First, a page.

Answering Interview Questions about Job History Gaps
When you have gaps in your job history, employers may rush to judgment During a job interview, you can explain gaps in your job history by detailing growth experiences (such as self-directed study or broadening travel).
Sometimes the gaps in your record are of recent vintage — you’ve been looking for employment without success for a very long time. In current periods of unemployment, your posture is commitment — you throw yourself heart and soul into your work and you want to be very sure to find a good fit. Explain your waiting period as a quest for a fulfilling job.
The sample interview questions below appear in bold, followed by effective ways to respond to these questions:
How long have you been job hunting? Wow! That’s a long time — what’s the problem? Why haven’t you had any job offers yet?
Say you’ve become more selective lately, and you hadn’t been able to find the right job until this opportunity came along.
If you were given a sizable severance package, explain how it financially allowed you to take your time searching for the perfect next move.
Admit your career hasn’t progressed as much as you’d like, but the good news is you’ve had time to think through your life direction, you’ve re-assessed your career, and you feel focused now. You’re fueled up and ready to go!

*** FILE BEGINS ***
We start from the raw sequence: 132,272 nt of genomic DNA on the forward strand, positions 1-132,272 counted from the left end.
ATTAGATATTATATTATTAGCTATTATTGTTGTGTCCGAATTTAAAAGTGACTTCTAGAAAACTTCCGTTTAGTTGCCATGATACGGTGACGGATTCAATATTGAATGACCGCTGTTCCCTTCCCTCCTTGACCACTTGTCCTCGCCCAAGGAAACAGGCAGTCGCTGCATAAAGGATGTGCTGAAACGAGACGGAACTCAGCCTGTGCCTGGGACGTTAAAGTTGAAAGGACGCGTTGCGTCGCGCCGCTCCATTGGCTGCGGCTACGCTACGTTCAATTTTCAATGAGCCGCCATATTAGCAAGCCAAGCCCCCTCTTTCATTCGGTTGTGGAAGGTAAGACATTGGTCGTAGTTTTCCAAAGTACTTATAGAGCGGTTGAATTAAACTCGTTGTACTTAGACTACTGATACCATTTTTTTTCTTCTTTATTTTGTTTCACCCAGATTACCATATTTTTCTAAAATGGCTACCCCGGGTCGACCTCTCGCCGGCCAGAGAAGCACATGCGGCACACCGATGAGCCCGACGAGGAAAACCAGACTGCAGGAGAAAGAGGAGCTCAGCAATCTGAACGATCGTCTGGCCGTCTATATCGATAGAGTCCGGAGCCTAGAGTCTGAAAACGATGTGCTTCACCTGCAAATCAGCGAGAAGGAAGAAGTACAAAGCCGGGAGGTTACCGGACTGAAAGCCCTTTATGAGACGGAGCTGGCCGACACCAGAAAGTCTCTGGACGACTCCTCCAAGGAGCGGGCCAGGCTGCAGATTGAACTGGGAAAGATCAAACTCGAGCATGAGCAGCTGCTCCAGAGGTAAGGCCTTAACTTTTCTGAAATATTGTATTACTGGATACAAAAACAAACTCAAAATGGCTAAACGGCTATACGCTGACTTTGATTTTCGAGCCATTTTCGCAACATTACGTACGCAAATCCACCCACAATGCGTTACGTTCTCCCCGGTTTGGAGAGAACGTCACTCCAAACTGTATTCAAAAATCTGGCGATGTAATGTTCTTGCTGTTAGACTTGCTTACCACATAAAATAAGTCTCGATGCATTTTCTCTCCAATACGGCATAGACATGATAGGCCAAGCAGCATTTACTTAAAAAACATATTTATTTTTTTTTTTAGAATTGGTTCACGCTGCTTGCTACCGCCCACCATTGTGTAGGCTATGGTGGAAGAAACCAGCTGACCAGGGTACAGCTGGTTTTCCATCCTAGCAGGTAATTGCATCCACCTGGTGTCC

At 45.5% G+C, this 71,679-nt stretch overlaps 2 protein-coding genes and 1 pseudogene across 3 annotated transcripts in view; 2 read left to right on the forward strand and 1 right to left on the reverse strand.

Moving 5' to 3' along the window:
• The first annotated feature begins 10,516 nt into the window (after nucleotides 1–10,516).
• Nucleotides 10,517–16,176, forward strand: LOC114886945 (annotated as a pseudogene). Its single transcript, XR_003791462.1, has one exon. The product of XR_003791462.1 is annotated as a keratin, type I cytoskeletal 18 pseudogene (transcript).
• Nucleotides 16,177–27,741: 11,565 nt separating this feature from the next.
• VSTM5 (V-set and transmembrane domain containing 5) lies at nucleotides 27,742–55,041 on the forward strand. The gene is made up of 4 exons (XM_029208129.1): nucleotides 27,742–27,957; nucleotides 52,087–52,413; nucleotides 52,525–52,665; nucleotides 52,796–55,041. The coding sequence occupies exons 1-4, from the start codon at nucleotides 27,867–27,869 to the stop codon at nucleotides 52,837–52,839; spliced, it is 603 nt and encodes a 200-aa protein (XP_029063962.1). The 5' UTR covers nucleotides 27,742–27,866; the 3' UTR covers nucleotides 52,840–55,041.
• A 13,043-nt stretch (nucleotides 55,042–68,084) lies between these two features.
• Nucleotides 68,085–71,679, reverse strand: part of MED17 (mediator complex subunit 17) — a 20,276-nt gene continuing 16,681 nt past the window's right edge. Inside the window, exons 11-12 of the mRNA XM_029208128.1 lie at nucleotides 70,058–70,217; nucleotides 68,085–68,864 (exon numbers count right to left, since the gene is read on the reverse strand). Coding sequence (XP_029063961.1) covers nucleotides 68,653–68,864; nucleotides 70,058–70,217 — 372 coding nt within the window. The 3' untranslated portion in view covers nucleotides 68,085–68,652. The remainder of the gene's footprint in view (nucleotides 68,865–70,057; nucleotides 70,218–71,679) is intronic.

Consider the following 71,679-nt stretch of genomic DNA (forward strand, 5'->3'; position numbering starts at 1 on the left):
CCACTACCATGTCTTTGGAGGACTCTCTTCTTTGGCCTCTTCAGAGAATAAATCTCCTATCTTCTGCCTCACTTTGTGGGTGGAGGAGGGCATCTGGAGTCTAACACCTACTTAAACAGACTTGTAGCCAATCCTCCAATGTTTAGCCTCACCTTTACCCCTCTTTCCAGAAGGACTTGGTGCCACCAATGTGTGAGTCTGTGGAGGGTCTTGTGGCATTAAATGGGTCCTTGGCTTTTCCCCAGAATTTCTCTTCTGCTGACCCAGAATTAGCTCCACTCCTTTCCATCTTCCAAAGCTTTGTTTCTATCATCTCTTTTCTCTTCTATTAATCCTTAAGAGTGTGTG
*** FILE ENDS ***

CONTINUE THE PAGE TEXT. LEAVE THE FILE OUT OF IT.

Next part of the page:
Explain that while you’re good at building consensus (through compromise) with others, you haven’t been willing to settle for a job that doesn’t maximize your skills and qualifications. And that low-end jobs are all that have turned up in this market until now. Clarify that you’ve taken your time to find the perfect job fit because the position is very important to you.
If you must blame your jobless patches on sick leave, emphasize that you have recovered and are in excellent health. If personal problems take the hit (ill parent or sick child), again follow up with facts that indicate the personal problems are history. When your record is spotty beyond belief, get a temporary job and then prove by your work record that you’ve turned over a new leaf.